About NBR“Nightly Business Report produced by CNBC” (NBR) is an award-winning and highly-respected nightly business news program that airs on public television. Television’s longest-running evening business news broadcast, “NBR” features in-depth coverage and analysis of the biggest financial news stories of the day and access to some of the world’s top business leaders and policy makers.
- UK Prime Minister Theresa May's team said to be preparing for a snap election to save Brexit
- Amazon and Google both want to run your home, but for totally different reasons
- Why investing in the next big start-up could be a disaster for your finances
- This hidden car cost will set you back $3,000 a year
- Christine Blasey Ford, accuser of Supreme Court nominee Brett Kavanaugh, agrees to Senate testimony
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Four years ago, Nick Miller and Adam Zilberbaum were working 16-hour days trying to build Parking Panda, an online service that lets people reserve vehicle parking in advance of events and nights out. But instead of heading off to business school, they went to the Entrepreneurs Roundtable Accelerator in New York City. Read More Meet the …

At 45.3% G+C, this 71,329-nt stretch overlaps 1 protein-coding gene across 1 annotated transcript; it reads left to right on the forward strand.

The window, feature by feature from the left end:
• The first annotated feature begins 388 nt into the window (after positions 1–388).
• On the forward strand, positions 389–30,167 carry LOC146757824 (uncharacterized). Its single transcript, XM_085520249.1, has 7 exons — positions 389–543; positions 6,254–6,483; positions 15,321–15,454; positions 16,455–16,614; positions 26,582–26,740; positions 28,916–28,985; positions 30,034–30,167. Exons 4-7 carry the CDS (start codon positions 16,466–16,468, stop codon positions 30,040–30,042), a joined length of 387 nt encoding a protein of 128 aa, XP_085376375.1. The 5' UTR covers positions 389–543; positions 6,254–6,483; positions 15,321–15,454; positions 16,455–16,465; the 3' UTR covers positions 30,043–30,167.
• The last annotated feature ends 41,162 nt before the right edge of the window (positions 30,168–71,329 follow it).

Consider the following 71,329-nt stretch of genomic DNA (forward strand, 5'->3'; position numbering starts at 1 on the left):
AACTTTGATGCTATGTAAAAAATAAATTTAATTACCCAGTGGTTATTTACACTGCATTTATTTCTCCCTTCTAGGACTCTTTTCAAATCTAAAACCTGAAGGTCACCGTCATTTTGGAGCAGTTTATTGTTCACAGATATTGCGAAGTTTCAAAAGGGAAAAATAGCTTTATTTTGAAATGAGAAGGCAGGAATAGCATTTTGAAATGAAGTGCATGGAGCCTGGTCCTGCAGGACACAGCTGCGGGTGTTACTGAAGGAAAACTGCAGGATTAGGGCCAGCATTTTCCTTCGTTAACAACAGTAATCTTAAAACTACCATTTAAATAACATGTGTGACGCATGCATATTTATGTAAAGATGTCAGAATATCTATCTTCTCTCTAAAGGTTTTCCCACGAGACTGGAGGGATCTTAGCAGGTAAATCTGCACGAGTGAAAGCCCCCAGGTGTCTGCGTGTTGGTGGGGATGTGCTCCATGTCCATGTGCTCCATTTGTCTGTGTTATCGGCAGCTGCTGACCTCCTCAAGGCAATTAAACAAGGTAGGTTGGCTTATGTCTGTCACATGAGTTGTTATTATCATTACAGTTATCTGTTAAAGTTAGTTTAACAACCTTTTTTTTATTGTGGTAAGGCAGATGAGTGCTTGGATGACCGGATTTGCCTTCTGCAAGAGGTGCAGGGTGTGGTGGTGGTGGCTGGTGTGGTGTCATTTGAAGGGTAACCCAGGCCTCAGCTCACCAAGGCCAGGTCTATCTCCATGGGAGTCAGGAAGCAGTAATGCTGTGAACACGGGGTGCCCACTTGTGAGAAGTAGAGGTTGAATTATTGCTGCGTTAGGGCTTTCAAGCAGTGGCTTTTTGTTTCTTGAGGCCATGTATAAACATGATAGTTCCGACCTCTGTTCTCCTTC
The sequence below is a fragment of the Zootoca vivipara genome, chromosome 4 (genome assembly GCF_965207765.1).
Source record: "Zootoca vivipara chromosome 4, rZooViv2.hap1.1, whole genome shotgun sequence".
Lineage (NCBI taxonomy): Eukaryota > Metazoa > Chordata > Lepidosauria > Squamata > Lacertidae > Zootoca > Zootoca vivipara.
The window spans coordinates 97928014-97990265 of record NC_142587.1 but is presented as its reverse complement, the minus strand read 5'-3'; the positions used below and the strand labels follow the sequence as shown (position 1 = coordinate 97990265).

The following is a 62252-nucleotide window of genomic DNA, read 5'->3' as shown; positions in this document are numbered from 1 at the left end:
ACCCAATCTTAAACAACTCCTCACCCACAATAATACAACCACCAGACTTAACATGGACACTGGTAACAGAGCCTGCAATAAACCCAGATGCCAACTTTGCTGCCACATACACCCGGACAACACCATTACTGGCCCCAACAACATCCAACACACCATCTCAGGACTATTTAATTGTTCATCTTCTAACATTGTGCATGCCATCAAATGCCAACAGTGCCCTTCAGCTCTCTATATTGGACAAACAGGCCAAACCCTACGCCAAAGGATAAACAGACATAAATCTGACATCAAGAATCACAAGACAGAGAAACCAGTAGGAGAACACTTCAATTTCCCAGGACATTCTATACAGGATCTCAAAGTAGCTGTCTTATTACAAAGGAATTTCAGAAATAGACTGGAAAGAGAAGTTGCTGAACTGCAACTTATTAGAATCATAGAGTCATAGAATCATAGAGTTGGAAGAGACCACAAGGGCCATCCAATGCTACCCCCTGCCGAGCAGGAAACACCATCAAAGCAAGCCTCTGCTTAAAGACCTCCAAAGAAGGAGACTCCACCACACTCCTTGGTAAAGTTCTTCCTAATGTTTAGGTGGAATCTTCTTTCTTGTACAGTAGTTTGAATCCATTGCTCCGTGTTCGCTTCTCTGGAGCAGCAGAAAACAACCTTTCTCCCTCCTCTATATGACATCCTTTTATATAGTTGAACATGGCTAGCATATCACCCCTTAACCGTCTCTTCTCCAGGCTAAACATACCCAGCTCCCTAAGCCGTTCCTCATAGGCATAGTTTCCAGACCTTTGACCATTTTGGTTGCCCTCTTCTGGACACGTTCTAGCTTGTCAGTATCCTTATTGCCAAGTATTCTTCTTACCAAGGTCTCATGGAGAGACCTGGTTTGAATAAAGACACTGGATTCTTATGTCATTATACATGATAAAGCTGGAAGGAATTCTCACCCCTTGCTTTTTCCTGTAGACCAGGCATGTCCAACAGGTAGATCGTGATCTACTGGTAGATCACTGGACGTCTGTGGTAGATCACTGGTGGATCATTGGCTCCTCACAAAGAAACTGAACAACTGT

Ash Kamel wanted to expand his skills and be more marketable in the corporate world. But he didn’t choose to do it by enrolling in an expensive and time-consuming business school program. Kamel, who graduated with an electrical engineering degree nearly a decade ago and became an entrepreneur, enrolled instead in a three-month, classroom-based “boot …
What might a college education look like 25 years from now? What will the student body look like? And what could be the impact of rising tuition costs and the current student loan bubble? In the final installment of our three-part series on the future of education, Sharon Epperson gives us a glimpse into the …
Twenty years from now, a new method of teaching will turn the traditional classroom model on its head.
Supercomputers that are able to process tons of information including documents, dictionaries and encyclopedias could be useful for tutoring students.
To walk into a college classroom today is to take a trip back in time. Odds are, the room will have desks arranged in rows, with open space or a lectern at the front of the room. Professors will be using that space to lecture as students sit and listen passively. That classroom structure has changed little …